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Wednesday, April 08, 2009

1152 :: Aquitaine Sundial Ring



Aquitaine's Ring
Originally uploaded by
Prestidigitizer

In our family history . . . in the spring of the year 1152 . . . the 15-year marriage of Eleanor of Aquitaine to King Louis of France is annulled at Beaugency . . . famous for her beauty and wit, this Eleanor is believed to be a multiple great-grandma to our Josephine . . .

And in the spring of the year 1152, it is said that the 30-year-old Eleanor gave to a 20-year-old Henry Plantagenet (King Henry II) of England, a special "portable" sundial . . . known as an Aquitaine Sundial or Aquitaine Ring . . . supposedly because when he was out hunting (which he frequently did) he tended to forget about scheduled appointments, and was frequently late for their "dates." Apparently the "pocket watch" helped, because negotiations continued between Eleanor and Henry of Anjou . . . and soon Eleanor marries Henry II at Poitiers . . . the story told in "A Lion in Winter" is a part of the tale of this Eleanor and Henry . . .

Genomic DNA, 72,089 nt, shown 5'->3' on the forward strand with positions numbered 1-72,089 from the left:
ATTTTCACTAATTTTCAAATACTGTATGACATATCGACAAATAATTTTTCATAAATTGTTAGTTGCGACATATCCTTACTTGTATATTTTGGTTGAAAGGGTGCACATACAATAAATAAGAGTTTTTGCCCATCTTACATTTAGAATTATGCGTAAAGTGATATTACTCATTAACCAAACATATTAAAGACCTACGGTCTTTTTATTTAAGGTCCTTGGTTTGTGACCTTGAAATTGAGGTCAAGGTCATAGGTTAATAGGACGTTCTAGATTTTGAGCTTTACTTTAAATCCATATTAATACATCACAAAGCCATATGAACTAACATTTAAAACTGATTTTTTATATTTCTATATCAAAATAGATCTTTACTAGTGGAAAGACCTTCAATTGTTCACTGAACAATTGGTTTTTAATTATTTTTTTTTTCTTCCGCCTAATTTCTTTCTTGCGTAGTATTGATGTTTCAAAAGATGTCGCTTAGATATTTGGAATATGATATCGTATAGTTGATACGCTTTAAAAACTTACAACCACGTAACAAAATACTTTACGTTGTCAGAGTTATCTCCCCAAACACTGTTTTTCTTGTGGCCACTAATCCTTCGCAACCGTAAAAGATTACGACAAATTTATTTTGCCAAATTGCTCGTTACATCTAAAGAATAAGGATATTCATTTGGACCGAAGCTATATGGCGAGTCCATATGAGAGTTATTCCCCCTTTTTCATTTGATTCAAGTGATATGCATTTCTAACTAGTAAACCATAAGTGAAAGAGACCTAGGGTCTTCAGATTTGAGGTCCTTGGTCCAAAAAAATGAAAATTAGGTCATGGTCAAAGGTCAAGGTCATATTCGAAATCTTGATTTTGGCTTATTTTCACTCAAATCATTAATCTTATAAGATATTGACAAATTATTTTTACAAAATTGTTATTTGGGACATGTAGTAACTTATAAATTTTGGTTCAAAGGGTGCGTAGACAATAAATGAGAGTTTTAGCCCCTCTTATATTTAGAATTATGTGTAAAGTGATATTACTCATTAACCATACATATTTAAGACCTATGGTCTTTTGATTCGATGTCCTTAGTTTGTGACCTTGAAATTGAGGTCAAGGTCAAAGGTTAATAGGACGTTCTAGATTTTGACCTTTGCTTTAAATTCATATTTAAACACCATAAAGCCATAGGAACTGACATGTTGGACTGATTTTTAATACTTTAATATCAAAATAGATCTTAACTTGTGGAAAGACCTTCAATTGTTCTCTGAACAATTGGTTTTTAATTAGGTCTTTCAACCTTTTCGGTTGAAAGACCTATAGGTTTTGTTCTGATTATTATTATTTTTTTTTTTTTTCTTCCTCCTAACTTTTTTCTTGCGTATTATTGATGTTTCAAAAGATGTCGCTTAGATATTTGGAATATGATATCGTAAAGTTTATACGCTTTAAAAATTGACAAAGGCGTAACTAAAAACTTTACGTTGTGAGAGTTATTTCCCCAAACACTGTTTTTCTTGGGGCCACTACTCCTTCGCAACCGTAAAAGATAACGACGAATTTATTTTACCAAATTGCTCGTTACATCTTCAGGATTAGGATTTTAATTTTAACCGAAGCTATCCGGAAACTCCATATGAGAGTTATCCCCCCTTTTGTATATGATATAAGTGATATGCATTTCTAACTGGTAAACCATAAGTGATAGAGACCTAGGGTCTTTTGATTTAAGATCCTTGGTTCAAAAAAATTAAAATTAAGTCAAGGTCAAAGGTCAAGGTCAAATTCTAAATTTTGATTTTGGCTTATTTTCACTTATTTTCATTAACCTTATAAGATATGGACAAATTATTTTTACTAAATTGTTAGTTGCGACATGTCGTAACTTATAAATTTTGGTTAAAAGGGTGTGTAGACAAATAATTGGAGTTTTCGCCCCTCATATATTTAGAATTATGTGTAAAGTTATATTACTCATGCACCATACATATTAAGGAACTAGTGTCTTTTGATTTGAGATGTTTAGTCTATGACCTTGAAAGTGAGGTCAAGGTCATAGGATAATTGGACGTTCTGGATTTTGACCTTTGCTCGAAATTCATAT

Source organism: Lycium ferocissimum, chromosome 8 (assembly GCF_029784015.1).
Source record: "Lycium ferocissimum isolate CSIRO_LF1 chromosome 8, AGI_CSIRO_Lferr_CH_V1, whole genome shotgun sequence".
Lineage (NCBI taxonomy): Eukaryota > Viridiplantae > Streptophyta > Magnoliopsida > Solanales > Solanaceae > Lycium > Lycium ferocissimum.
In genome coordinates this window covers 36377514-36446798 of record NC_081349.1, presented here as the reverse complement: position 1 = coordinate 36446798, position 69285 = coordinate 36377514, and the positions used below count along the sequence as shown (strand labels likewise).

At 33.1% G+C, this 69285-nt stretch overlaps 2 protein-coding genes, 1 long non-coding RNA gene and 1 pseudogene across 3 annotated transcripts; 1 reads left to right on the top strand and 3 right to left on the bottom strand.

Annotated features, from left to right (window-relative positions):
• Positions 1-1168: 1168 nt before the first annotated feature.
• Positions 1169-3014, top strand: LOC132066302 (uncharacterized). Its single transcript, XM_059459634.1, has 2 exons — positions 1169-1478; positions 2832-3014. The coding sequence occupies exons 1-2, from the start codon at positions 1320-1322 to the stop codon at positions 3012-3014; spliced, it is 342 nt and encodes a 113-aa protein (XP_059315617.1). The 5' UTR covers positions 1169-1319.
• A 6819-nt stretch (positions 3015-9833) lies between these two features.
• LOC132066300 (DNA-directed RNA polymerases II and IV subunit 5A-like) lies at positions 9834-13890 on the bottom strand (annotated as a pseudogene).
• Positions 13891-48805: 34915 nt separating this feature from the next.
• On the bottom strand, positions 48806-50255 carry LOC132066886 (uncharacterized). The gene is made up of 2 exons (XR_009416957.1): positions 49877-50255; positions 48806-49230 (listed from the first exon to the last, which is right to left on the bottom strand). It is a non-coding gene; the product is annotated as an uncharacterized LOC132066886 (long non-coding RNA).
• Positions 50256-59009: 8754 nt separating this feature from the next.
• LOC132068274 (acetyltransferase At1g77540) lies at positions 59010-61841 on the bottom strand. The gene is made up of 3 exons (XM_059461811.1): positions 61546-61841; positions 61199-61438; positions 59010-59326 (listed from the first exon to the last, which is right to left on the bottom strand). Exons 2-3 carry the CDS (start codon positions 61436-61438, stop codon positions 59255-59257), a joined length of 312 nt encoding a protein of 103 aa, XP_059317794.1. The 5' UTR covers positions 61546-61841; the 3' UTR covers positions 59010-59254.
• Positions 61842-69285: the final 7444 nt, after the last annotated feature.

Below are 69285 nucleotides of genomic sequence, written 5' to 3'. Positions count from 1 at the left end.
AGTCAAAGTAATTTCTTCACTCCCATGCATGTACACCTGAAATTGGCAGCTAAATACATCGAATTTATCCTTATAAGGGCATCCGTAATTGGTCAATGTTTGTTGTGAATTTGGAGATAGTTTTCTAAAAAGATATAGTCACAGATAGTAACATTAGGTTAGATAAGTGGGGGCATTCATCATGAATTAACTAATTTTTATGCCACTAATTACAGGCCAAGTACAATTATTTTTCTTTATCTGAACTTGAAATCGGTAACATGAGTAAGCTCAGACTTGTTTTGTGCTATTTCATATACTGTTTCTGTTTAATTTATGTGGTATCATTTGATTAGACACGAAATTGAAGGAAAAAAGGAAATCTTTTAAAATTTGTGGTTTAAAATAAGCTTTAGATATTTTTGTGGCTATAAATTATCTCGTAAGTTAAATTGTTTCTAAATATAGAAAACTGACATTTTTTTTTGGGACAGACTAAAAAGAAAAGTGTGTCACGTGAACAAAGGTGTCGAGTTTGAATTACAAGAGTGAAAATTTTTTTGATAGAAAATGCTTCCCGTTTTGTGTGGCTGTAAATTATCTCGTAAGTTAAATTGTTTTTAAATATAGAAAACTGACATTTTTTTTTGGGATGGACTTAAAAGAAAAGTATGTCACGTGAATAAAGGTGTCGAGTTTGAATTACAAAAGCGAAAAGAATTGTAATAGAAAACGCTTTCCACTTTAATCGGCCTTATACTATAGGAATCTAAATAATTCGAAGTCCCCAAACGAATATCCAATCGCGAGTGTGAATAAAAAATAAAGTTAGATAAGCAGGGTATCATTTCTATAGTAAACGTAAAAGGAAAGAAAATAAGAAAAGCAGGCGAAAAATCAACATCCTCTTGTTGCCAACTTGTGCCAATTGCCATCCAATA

ELEANOR OF AQUITAINE, queen of France and afterward of England: b. 1122; d. Fontevrault, France, 1 April 1204 . . . married to Louis VII. She was gay, frivolous, a lover of poetry and art . . . accompanied him on the second crusade to the Holy Land in 1147 . . . they were divorced 18 March 1152. A short time afterward she bestowed her hand upon Henry Plantagenet, the future Henry II of England. . . . She bore him many children, but his infidelities and neglect changed her love into hatred. She incited her sons Geoffrey and Richard Cœur de Lion to rebel against their father, was imprisoned in 1174, and remained in confinement until after Henry's death in 1189, when she was released by his successor, Richard I, who placed her at the head of the government on his departure for the Holy Land. She negotiated his marriage with the daughter of the king of Navarre, and went to Germany with his ransom from captivity. She afterward retired to the abbey of Fontevrault and surviving Richard, lived to see him succeeded by one of her other sons, John Lackland, the signer of Magna Charta. She was a favorite personage with the troubadour poets of the day and appears in a very different light in their works from that in which she is represented by French and Norman chroniclers. Consult Adams, "History of England, 1066-1216" (London 1905). Google Books. The Encyclopedia Americana: a library of universal knowledge, Published by Encyclopedia Americana Corp., 1918


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